Before you start screaming at me about how the new “work at work” rule at Yahoo is putting women back into the Stone Age, please hear me out. First of all, as a woman who has worked from home for over a quarter of a century, I will tell you flat out that even with only one child, you can’t work from home with an infant or a toddler without help. Sorry folks, but that’s the truth. Working from home without help is feasible, though not easy, once kids go to school; that gives you, the working mother (or father), a pretty clear shot at something that approximates a working day with real concentration. That’s not why Marissa Mayer is right, though; she’s right because she has a bead on what’s getting lost in our technological world which is the sparking that comes from face-to-face interaction and communication.
That spark, which we’re hardwired to experience and which we hone through repeated interactions over the course of a lifetime, beginning in infancy when we learn to “read” faces and respond, is what’s missing from everything virtual —whether it’s a text message, a classroom, visiting a museum, or “talking” to a colleague who’s five feet away on Gchat or email in the workplace. The bottom line is that technology makes us, as Sherry Turkle’s book of the same name makes clear, “Alone Together” and that’s not an atmosphere, whether it’s a cloud or a cloud masquerading as a bubble built for one, that promotes “spark.”
Yes, you can “dissect” a frog virtually, discuss The Odyssey in an online classroom, explore Patagonia, or visit the Van Gogh museum online, but you’ll miss a lot: the smell and feel of the frog’s organs, the tone of voice the teacher uses to communicate Odysseus’ pain or the comment that opened your eyes made by the red-haired kid in the front whose name you don’t even know, the sound the wind makes in a desolate part of earth and how it makes you feel, the size and scale of Vincent’s brush strokes and the depth of the paint.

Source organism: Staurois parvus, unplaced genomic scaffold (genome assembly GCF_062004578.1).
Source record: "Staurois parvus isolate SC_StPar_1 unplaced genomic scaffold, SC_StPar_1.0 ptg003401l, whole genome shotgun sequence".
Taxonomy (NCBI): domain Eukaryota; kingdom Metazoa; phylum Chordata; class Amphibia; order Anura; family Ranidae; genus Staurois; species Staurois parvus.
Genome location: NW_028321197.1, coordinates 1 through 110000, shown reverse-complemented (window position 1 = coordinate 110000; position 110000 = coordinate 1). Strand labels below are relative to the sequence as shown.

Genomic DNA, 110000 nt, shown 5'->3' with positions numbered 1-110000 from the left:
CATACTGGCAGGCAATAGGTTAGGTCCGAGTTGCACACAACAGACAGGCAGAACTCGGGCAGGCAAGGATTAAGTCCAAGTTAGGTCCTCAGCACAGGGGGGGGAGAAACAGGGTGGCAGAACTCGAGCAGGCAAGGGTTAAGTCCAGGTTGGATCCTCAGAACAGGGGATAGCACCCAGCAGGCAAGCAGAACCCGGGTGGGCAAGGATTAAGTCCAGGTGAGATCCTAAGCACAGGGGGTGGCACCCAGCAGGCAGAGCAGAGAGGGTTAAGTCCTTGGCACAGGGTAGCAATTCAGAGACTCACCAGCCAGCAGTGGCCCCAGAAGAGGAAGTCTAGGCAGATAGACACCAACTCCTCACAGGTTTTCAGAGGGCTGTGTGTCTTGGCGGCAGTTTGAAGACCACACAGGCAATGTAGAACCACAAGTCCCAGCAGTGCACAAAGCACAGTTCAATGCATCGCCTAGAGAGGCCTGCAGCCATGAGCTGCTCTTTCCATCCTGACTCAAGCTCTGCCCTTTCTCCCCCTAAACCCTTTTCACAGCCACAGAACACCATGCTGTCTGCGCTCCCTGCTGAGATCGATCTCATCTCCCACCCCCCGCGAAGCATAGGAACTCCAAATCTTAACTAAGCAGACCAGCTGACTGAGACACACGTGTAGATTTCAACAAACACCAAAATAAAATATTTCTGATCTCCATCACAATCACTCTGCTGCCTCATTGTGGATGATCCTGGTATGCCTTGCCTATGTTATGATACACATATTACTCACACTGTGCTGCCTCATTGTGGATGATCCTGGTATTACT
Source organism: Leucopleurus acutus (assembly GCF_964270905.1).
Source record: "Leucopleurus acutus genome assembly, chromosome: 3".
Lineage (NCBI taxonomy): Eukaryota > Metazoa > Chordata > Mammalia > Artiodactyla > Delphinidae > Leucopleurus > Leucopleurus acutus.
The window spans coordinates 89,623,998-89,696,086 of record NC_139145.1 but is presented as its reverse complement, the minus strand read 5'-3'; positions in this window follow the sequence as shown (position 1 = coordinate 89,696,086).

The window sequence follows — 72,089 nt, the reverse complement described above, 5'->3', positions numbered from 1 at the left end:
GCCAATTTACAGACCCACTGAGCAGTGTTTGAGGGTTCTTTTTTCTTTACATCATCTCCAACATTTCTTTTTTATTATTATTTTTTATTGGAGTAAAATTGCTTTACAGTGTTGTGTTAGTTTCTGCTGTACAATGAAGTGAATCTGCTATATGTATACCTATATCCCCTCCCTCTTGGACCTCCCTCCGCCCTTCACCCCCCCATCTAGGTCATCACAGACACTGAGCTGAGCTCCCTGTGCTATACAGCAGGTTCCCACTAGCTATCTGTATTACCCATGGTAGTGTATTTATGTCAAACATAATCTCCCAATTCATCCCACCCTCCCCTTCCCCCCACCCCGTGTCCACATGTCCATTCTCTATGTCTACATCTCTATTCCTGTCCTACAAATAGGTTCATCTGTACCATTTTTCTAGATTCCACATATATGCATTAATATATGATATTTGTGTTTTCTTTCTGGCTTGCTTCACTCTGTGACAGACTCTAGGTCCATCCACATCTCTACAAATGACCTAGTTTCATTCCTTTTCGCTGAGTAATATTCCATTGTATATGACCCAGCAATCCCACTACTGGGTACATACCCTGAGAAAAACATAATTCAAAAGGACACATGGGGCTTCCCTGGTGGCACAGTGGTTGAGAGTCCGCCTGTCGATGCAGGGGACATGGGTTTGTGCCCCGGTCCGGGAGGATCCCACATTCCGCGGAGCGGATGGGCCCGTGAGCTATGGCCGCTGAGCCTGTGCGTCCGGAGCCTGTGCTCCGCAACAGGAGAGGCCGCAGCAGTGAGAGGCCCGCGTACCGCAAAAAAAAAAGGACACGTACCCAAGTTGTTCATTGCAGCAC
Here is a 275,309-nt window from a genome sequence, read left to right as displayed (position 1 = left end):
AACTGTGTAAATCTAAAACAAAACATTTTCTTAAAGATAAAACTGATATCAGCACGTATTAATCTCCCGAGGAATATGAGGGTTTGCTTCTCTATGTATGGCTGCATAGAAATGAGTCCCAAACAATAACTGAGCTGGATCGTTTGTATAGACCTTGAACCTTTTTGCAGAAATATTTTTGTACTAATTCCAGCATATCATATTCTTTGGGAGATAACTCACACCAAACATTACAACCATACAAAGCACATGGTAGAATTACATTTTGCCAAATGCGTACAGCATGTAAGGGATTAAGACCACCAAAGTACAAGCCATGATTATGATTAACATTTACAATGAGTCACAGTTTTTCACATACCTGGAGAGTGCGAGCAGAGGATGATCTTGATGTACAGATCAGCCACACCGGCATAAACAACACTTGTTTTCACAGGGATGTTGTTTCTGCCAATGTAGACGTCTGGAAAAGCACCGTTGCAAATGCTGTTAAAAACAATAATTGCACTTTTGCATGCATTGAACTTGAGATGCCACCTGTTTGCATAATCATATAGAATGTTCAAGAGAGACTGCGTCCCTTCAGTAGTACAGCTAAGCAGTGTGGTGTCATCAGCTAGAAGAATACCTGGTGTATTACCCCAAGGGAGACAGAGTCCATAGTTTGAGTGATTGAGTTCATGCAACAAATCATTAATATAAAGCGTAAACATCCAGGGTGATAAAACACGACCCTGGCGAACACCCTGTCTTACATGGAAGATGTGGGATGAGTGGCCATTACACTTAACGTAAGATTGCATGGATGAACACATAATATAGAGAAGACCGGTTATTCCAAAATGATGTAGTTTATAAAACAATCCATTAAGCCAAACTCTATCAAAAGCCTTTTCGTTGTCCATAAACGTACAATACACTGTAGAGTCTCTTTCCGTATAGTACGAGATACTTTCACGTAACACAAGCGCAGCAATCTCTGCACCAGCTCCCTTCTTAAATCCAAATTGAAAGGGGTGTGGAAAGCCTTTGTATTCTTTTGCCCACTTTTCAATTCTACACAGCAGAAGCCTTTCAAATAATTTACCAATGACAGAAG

I’ve written before about the things I think we should be fretting about in the digital age — babies distracted by screens; young kids using texting to communicate rather than face-to-face talk or even a phone; the weird loneliness that comes from a day filled largely with electronic chat and messaging; the posturing of young and old on social media —but Marissa Mayer brings our attention to something else. We should be worrying about the spark that only happens in the face-to-face, whether it’s in the hallways of an office, the classroom, or anywhere else, that chance encounter that might yield a fruitful meeting of the minds.
We know that the spark is already endangered, if not in jeopardy, by the habits of the digital age. The sparking depends on empathy, collaboration, a feeling of shared purpose, the ability to listen, and the sense that whatever you’re doing, it’s not just about you. All of those qualities are challenged or whittled away by how we use our digital devices. We dodge the face to face: bosses fire employees on email or Gchat, following the lead of lovers and spouses. Common courtesy and civility vanish in the rapid-fire typing of a text, and it’s easy to bully or excoriate when you don’t have to summon up a face. It was once rude to pick up a phone or read private correspondence in someone’s presence but that is now sooo last century. Even in company —at a lunch or dinner table, in a conference room, wherever —we pull out our phones to reassure ourselves of connection. I saw this some weeks ago at a birthday party, filled with Millennials, who sat crowded in my living room; by the end of the evening, they each had a cell phone in hand, still surrounded by others, texting. It was a tableau of “alone together.” Is a filled room always empty in the digital age?
Good for you, Marissa and good luck in getting Yahoo’s spark back. I’m rooting for you and the face-to-face.